Colum Eastwood says Donald Trump is 'not welcome here' as protests planned over Irish visit
THE SDLP leader Colum Eastwood has said US President Donald Trump is "not welcome here", as protests are expected to be organised during his visit to Ireland in November.
Mr Trump will travel to Paris for commemorations on November 11 - the day of the inauguration of the next Irish President - marking the 100th anniversary of the armistice that ended World War I.
"While in Europe, the President will also visit Ireland to renew the deep and historic ties between our two nations," read a White House statement.
In July, President Trump spent four days in Britain - where protests were held against his visit - having cancelled an earlier trip planned for February.
Details of the exact itinerary, including whether he will visit the north, have not been confirmed.
It will be the first visit to Ireland by the US President since his election.
Mr Trump owns a golf resort in Co Clare, Trump Doonbeg, which he bought in February 2014. He last visited Doonbeg in May the same year.
Tweeting Mr Trump, the SDLP leader wrote: "You're not welcome here @realDonaldTrump."
Mr Eastwood said prior to Mr Trump's election that he would not attend the White House under his presidency.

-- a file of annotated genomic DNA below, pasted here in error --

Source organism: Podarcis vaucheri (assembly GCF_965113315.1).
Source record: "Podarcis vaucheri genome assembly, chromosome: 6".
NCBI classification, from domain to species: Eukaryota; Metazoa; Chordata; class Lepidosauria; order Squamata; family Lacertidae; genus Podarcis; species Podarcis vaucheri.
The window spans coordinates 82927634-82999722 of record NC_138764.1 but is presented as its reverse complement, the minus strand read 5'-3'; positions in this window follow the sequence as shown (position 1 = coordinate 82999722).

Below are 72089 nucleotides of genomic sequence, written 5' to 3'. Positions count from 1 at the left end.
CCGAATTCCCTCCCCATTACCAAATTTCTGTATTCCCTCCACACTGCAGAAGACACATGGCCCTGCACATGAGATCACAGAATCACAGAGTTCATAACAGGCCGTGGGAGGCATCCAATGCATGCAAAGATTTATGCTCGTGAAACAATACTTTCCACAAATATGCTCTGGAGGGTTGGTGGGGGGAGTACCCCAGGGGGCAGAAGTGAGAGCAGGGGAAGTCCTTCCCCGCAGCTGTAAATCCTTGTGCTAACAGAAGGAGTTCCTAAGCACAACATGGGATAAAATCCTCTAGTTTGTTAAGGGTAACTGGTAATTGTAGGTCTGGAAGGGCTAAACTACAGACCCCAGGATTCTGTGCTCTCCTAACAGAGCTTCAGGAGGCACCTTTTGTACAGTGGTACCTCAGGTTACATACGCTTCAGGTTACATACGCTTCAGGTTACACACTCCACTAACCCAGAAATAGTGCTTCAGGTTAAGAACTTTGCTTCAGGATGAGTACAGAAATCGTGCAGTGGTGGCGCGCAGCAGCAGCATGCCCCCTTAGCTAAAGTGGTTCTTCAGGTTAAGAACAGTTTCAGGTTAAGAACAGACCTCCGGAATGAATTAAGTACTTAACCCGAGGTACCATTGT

In the Republic, Solidarity-People Before Profit, Labour and the Greens have all pledged to protest against the visit.
Green Party leader Eamon Ryan said: "We're calling on Irish people to tell our government to cancel this visit; and for them to demonstrate in never-before-seen numbers should they fail to do so."
Labour leader Brendan Howlin described Mr Trump as "no friend of democracy or human rights".
However, both Fine Gael and Fianna Fáil have welcomed the visit.
Tánaiste Simon Coveney said that the "US President is always welcome in Ireland."
A spokesperson for the Department of the Taoiseach said: "The Taoiseach understands that President Trump will stop in Ireland for a brief visit on his way to or from the Armistice commemorations in Paris.
"It will be an opportunity to follow up on the issues discussed in the White House in March including migration, trade, climate change and human rights issues."